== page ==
example, http://www.lsr.ei.tum.de/eurohaptics2004/programme.shtml

The touch will be there, virtual reality will be there, and this is
where the real interaction design will begin.

Lada

25 Nov 2004 - 3:26am
guillaume.chill...
2004

Don't know if this has been posted before but, concerning feeling images,
here's a link to the IRISA lab of INRIA where Anatole Lécuyer, Laurent
Etienne, Bruno Arnaldi, and Jean-Marie Burkhardt are developping a way to
feel the relief of images.

" The idea is to give the illusion of perceiving the relief of an image when
the user moves the mouse cursor over the image.The speed and movement of the
cursor are artificially modified. If the cursor "goes uphill", it gets slowed
down. Conversely, when the cursor goes down a slope, it is accelerated. If
the cursor hits a "wall", its movement is stopped.

The algorithm developed uses the "grayscale levels" of the displayed image.
In short, if the cursor moves from a dark point (or pixel) to a clear point
(or pixel), it gets slowed down."

Try it at :

English : http://www.irisa.fr/tactiles/index-eng.html

French : http://www.irisa.fr/tactiles/index.html

---------

Guillaume

26 Nov 2004 - 12:15pm
Stewart Dean
2004

>From: Pradyot Rai <pradyotrai at gmail.com>
>Reply-To: Pradyot Rai <pradyotrai at gmail.com>

>That brings us to realize that every medium has it's limitations. When
>it comes to sell Books, Movies, Music, Internet is fine, because the
>"feel" factor is "see" or "listen". For the elements where "feel" is
>"touch" or "smell", printed calalogs are far superior carrier than
>internet.
>
>Prady

I find this statement interesting. I know a lot of web based sites don't
quite have the quality feel of well published catalogues. We can change the
paper weight or finish of the users screens I admit but aside from these
what is stopping us get across touch and feel compared to a paper catalogue,
assuming actual samples of the material are not included?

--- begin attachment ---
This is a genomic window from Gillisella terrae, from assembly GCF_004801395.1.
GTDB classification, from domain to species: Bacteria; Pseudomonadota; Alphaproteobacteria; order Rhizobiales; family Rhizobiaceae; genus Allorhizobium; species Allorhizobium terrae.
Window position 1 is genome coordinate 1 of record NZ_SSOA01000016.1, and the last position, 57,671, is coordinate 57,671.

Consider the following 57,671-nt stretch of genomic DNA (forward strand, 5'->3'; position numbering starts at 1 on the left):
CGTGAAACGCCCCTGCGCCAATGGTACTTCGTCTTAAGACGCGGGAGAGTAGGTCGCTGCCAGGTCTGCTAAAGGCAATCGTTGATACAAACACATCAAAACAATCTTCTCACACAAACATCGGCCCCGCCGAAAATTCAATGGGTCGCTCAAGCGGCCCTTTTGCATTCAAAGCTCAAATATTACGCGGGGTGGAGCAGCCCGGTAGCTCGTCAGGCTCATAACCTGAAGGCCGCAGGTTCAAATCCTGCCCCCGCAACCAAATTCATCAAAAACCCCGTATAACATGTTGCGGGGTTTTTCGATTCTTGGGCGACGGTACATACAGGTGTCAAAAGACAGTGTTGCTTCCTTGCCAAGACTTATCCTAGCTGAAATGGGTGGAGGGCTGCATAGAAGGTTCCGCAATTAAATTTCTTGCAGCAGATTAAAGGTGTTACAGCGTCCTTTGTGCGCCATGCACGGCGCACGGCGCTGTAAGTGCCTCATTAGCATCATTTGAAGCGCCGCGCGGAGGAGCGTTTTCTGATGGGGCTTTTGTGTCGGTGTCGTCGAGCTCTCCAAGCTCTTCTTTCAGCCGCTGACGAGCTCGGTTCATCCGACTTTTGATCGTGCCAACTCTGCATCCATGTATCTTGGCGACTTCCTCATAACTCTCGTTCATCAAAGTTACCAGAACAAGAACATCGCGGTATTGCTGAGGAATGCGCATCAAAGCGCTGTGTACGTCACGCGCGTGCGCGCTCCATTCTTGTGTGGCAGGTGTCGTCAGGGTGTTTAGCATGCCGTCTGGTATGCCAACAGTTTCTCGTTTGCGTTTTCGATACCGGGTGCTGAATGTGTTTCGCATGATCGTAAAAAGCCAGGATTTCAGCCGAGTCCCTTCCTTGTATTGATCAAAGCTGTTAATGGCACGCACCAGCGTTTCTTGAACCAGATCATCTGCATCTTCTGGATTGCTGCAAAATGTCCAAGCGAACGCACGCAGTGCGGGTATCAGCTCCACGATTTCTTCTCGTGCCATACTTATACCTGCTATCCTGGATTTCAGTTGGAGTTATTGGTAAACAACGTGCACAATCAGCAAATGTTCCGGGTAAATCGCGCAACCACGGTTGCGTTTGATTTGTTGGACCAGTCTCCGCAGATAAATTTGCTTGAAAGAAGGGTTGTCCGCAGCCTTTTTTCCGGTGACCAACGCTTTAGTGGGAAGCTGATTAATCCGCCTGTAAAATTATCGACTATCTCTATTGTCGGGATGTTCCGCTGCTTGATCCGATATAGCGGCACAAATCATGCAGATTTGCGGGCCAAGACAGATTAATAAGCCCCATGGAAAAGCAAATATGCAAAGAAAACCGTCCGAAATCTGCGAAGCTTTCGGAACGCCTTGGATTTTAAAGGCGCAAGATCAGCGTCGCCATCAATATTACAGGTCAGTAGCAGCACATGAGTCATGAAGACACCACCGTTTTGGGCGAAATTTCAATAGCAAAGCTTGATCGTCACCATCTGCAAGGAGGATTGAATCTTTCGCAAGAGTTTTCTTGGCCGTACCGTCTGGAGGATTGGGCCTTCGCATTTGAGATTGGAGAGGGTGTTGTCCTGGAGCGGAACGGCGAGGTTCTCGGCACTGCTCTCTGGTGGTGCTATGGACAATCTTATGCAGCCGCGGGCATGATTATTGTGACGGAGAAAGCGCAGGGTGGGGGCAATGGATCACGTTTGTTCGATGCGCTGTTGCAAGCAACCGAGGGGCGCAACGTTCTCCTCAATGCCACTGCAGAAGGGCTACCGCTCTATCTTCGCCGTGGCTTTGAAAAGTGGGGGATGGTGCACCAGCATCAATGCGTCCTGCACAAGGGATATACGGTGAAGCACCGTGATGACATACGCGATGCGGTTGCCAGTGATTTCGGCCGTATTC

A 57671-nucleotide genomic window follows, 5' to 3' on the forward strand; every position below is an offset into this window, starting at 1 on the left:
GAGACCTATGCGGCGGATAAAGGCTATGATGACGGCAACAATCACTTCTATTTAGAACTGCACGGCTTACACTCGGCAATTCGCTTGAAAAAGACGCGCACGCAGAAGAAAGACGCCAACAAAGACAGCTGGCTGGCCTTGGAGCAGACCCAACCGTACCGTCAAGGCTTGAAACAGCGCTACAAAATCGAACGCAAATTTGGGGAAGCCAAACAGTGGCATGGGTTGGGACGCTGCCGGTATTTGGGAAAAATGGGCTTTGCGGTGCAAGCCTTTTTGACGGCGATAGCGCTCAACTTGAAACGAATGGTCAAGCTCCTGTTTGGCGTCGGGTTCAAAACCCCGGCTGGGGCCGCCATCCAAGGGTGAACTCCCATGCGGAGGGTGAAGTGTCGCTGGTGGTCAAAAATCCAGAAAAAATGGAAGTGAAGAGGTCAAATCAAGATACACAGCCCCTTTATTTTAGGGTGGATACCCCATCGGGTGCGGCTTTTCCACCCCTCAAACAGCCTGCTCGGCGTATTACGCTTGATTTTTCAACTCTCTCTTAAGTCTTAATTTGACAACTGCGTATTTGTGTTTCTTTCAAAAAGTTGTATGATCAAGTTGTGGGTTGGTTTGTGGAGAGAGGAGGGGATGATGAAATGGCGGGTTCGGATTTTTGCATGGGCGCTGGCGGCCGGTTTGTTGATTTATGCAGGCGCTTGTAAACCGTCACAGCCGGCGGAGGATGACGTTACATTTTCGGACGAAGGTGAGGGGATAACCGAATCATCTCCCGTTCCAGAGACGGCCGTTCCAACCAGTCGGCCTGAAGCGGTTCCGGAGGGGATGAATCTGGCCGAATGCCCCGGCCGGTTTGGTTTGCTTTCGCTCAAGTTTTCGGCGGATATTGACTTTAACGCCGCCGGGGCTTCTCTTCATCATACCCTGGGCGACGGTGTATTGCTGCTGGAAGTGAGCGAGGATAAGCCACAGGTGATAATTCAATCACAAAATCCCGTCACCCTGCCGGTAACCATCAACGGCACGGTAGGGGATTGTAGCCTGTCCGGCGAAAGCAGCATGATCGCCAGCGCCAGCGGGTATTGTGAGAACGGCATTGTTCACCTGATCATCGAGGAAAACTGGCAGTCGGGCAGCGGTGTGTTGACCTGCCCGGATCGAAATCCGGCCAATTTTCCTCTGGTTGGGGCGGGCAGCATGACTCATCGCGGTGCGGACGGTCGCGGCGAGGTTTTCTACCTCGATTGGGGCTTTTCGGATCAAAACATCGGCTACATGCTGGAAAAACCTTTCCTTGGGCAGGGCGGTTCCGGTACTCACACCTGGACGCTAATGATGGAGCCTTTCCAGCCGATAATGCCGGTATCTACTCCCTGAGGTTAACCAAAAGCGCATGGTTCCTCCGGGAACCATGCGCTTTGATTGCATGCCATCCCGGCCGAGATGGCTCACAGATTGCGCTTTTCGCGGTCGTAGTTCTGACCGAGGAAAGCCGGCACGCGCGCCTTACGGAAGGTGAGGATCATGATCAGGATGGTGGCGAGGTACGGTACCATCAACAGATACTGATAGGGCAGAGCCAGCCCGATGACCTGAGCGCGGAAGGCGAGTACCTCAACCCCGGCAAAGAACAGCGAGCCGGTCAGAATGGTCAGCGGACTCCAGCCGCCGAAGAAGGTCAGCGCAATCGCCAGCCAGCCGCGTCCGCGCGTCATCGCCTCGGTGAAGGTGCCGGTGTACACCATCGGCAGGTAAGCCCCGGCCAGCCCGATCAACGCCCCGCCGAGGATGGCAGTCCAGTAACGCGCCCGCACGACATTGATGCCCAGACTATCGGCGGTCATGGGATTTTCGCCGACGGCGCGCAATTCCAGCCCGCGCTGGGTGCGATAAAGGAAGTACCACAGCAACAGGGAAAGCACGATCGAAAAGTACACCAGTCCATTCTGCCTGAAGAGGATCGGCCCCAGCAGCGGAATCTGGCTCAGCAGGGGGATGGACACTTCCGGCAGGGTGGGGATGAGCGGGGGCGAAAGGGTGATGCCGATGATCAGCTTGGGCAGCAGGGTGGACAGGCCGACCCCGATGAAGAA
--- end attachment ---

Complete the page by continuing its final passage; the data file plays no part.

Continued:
I think it's generaly agreed the touch web site fails to convey much and
that there exists a problem with clothing sites due to it's inherent
inability to reproduce the most important aspect of the offline experience -
trying on the product.

My view is somethings are not possible to get around - and the more clever
you try to be the more you may be missing the point. It may be easier to
look at off line solutions and make the best of the online experience.

>From my view isnt this about browsing online and making trying off line
easier?

Stewart Dean

26 Nov 2004 - 2:22pm
Gerard Torenvliet
2004

I can't be the only one on the list who has a bunch of catalogues
stored beside the toilet. Even if that isn't the case, catalogue
shopping, especially browsing, often gets done during "down time" -
when we don't have some other pressing task at hand. While I could
browse catalogues in front of my computer, I rarely do. I've got too
much other *work* to do while at my computer. I might buy online, but
I prefer browsing and deciding what to buy offline.

This suggests that "quality of feel" is only part of the issue. The
portability and flexibility of paper-based catalogues are also
important. Paper-based catalogues do a good job of addressing the
times when I have time to browse. Computers don't.

For a fascinating perspective on some of these issues, I highly
recommend reading a book called "The Myth of the Paperless Office" by
Abigail Harper and Richard Sellen. They don't talk about catalogue
shopping, but they do discuss the nature (and benefits) of paper
in-depth. In my opinion, this book is very relevant to IxD because it
helps us understand how people interact with paper at a much deeper
level; it's easy to translate this stuff into design guidance:

http://mitpress.mit.edu/catalog/item/default.asp?sid=3AECD285-354F-41A5-850C-89B52AEE29B4&ttype=2&tid=8501

Subscribers to the ACM digital library can read a review I wrote of
this book here:

http://portal.acm.org/citation.cfm?id=986272&coll=ACM&dl=ACM&CFID=32528455&CFTOKEN=69010715

Regards,
-Gerard

--
Gerard Torenvliet
g.torenvliet at gmail.com

26 Nov 2004 - 7:04pm
Listera
2004

Gerard Torenvliet:

> I can't be the only one on the list who has a bunch of catalogues
> stored beside the toilet.

Yes, you are.:-)

Ziya
Nullius in Verba